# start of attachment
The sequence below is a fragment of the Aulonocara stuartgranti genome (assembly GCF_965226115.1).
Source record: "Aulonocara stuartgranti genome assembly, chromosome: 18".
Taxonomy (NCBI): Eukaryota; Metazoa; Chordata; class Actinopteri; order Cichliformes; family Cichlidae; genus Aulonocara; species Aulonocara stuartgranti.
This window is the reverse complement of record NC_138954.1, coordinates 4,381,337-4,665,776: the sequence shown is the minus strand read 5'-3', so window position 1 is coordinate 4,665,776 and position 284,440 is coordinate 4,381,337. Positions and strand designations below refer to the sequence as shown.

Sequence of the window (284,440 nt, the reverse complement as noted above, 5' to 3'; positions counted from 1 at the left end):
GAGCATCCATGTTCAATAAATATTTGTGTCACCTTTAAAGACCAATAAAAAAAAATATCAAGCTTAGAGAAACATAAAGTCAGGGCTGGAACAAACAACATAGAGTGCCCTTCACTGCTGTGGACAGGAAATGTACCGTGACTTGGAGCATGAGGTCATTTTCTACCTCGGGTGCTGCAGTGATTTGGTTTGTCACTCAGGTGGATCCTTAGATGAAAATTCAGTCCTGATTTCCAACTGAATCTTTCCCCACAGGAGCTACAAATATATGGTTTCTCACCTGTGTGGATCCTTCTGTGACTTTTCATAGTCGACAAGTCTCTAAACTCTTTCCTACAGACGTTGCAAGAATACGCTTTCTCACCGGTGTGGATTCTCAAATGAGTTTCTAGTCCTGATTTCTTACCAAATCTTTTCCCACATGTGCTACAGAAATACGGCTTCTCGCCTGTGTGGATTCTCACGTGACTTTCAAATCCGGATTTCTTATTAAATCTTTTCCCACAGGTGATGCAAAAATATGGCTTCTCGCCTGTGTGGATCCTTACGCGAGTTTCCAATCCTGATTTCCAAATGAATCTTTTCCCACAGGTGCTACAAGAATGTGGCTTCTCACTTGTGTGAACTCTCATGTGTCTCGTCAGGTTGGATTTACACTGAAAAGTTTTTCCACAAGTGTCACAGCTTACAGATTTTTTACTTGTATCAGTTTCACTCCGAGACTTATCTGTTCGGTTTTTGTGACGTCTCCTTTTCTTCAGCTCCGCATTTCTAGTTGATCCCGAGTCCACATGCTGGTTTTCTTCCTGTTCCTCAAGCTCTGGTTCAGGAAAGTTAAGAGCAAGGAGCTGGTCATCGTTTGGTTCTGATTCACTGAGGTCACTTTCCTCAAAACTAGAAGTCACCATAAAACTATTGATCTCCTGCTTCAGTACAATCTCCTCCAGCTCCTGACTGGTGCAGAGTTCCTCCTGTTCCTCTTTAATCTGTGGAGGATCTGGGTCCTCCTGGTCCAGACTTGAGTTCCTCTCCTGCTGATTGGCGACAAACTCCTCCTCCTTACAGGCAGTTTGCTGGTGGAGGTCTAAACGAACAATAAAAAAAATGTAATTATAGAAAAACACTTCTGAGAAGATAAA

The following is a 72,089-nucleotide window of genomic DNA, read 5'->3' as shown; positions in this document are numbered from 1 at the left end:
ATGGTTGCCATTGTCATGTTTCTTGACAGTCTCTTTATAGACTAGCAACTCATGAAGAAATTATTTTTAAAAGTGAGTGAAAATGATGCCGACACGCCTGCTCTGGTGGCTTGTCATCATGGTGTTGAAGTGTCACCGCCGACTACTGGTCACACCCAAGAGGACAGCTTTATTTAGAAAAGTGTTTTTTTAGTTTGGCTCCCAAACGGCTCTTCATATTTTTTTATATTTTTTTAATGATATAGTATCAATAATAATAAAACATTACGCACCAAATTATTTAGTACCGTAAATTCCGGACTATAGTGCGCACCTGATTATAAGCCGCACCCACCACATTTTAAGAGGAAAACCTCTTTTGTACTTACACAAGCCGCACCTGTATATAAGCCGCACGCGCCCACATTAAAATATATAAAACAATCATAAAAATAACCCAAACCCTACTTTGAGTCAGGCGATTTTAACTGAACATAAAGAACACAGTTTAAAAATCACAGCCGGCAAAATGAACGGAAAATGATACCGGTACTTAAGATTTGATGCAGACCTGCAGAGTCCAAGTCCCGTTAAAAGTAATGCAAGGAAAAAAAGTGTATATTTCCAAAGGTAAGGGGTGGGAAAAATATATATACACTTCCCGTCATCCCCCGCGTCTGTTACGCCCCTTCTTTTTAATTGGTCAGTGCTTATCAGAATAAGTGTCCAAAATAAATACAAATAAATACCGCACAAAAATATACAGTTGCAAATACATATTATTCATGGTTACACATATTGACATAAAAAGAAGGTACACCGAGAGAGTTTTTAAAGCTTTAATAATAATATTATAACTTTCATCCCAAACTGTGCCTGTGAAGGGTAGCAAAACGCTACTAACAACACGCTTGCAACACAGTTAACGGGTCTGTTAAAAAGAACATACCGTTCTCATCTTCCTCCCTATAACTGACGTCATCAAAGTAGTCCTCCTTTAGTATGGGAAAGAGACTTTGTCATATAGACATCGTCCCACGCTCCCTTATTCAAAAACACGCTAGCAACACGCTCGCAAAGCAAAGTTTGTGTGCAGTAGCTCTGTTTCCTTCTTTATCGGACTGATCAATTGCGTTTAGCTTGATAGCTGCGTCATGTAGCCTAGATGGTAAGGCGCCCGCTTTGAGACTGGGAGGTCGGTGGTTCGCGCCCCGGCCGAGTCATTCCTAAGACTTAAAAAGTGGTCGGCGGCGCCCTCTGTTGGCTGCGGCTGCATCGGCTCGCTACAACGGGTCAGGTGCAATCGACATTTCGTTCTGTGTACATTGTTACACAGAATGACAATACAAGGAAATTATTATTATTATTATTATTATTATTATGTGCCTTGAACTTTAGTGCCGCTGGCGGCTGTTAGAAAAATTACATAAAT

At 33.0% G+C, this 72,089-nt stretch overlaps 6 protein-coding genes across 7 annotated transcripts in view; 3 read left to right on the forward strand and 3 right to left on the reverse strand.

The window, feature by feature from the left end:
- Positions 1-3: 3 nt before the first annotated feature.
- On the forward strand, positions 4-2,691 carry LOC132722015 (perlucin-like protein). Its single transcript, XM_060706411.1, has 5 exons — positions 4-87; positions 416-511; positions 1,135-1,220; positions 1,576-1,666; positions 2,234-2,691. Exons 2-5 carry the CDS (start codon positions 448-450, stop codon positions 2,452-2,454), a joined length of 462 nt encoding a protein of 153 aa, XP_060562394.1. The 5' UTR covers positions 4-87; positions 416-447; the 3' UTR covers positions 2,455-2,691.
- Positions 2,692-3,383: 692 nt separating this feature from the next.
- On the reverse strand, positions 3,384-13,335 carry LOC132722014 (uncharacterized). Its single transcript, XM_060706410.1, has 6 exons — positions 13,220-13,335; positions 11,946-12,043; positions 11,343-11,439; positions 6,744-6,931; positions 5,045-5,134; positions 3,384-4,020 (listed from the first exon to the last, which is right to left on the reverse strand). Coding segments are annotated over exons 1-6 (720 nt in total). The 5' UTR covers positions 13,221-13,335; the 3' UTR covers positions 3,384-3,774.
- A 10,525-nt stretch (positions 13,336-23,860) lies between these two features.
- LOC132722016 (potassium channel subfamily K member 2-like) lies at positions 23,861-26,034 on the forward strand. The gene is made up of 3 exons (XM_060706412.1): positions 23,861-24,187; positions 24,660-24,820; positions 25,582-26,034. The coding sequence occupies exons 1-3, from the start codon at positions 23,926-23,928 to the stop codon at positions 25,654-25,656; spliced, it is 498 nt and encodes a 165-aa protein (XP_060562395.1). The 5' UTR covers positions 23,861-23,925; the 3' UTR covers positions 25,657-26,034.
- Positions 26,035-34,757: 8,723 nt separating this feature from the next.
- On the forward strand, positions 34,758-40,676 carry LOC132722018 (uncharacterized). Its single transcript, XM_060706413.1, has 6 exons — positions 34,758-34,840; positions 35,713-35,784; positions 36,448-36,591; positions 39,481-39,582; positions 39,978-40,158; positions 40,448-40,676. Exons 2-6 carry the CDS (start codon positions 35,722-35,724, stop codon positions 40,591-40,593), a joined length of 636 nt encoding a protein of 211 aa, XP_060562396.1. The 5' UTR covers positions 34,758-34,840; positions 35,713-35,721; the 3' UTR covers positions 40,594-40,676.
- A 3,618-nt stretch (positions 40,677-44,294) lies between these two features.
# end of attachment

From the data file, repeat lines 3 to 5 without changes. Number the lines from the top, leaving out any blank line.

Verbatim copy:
Taxonomy (NCBI): Eukaryota; Metazoa; Chordata; class Actinopteri; order Cichliformes; family Cichlidae; genus Aulonocara; species Aulonocara stuartgranti.
This window is the reverse complement of record NC_138954.1, coordinates 4,381,337-4,665,776: the sequence shown is the minus strand read 5'-3', so window position 1 is coordinate 4,665,776 and position 284,440 is coordinate 4,381,337. Positions and strand designations below refer to the sequence as shown.

Sequence of the window (284,440 nt, the reverse complement as noted above, 5' to 3'; positions counted from 1 at the left end):